The TACQoL was developed and validated in a large sample of Dutch school-going children aged 8–15 years, including children with or without a chronic medical condition [17, 18]. Data were collected in twelve municipal health services located throughout the Netherlands. The TACQOL assesses functioning of children aged 8–15 years with the Child-Form (CF). The instrument contains seven scales of eight items each: physical functioning (e.g. the child is experiencing stomach-aches or abdominal pain, feeling sleepy), autonomy (e.g. is having difficulties going to school alone, or doing hobbies independently), motor functioning (e.g. problems running, or with balance), cognitive functioning (e.g. difficulties paying attention or concentrating, difficulty writing) and social functioning (e.g. impaired ability to play or talk with other children, or to feel at ease with other children), positive emotions (e.g. feelings of joy or contentedness) and negative emotions (e.g. sadness or aggression). A concretely and specifically formulated health status problem, if reported, leads to a question about the emotional response. Figure 1 shows an example of such a question. On each item of the first five domains the respondent indicates the extend to which a specific problem occurred in the past few weeks (never (4) – sometimes- often). If a problem occurred, the child can indicate how he/she felt about this problem on a four point Likert scale: (very) good (3) – not so well (2) – rather bad (1) – bad (0.) The emotional reaction to the complaints represents the 'Health-Related' component, which is reported here. Scores for these domains range from 0–32. On the domains regarding positive and negative emotions, respondents can indicate on a three-point Likert scale whether the presented feelings were present in recent weeks (never (2)-occasionally (1) -often (0)). Scores on these two domains range from 0–16. Numbers between brackets in Figure 1 refer to the values resulting in the HRQoL scores. It takes approximately 15–20 minutes to fill in the questionnaire. In the calculation of the scale scores one or two missing combined-item scores are allowed for. They are replaced by the mean value of the non-missing (combined-) item scores. For respondents with more missing combined item scores per scale, the scale score is assumed to be missing.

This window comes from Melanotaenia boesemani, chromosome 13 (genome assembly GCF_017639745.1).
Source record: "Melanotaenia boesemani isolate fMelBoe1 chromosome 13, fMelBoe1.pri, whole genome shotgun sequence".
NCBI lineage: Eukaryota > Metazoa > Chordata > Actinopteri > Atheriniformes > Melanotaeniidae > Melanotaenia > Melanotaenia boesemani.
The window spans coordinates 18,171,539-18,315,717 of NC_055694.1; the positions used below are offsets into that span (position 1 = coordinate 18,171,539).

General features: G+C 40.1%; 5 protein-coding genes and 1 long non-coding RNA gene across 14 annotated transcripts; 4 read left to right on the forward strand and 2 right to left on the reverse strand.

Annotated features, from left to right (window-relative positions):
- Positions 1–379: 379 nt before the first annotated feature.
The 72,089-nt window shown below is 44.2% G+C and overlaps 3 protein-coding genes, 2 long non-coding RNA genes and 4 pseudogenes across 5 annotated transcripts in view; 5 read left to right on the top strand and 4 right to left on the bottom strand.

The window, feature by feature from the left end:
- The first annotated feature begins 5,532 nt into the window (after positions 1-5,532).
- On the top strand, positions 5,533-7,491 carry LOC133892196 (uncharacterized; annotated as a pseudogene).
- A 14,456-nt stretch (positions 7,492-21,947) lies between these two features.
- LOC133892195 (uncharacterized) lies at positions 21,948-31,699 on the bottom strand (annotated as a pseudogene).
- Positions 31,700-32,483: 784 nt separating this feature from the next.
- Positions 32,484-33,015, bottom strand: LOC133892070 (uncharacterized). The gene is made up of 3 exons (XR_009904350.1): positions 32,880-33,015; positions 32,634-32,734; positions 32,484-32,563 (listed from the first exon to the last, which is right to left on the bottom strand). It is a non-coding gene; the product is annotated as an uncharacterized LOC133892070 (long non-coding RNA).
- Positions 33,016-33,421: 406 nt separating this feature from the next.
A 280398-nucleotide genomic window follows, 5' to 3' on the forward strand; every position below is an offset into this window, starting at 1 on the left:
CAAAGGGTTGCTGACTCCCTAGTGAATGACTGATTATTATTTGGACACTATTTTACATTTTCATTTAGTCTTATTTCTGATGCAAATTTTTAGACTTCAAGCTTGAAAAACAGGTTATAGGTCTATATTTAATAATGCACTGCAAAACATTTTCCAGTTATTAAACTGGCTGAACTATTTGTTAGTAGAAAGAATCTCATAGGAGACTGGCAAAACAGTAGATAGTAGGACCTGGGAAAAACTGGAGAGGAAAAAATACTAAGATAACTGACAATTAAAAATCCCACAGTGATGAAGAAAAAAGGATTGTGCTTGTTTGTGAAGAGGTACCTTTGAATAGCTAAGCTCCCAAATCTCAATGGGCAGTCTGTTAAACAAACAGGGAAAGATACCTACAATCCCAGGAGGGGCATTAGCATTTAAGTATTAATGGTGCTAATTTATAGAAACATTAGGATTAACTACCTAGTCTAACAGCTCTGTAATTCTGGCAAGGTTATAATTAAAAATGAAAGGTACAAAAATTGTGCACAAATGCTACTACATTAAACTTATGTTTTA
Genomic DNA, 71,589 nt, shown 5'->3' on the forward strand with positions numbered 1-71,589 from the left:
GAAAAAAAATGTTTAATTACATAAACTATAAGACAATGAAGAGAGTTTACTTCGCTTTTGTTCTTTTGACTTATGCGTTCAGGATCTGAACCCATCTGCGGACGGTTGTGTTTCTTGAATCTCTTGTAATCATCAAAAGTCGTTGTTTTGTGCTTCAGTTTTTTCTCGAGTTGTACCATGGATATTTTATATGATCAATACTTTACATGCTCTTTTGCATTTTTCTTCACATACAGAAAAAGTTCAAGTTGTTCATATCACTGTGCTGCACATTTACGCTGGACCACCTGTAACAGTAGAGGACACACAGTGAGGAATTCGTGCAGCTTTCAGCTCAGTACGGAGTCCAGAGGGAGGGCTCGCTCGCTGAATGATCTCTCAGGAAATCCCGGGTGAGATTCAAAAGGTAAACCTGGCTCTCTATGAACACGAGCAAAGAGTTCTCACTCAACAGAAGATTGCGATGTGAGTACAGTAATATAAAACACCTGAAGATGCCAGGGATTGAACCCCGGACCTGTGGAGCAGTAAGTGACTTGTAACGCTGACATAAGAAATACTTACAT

Scale structure and reliability proved less satisfactory for the older children between 12–15 years. Therefore it was advised to adapt the scale structure for the older children by removing some items for the original social scale and one scale in its totality (autonomy). Since children with chronic diseases are treated by the pediatrician until the age of 18, patients in our population aged 15–17 years were also administered the TACQoL-CF.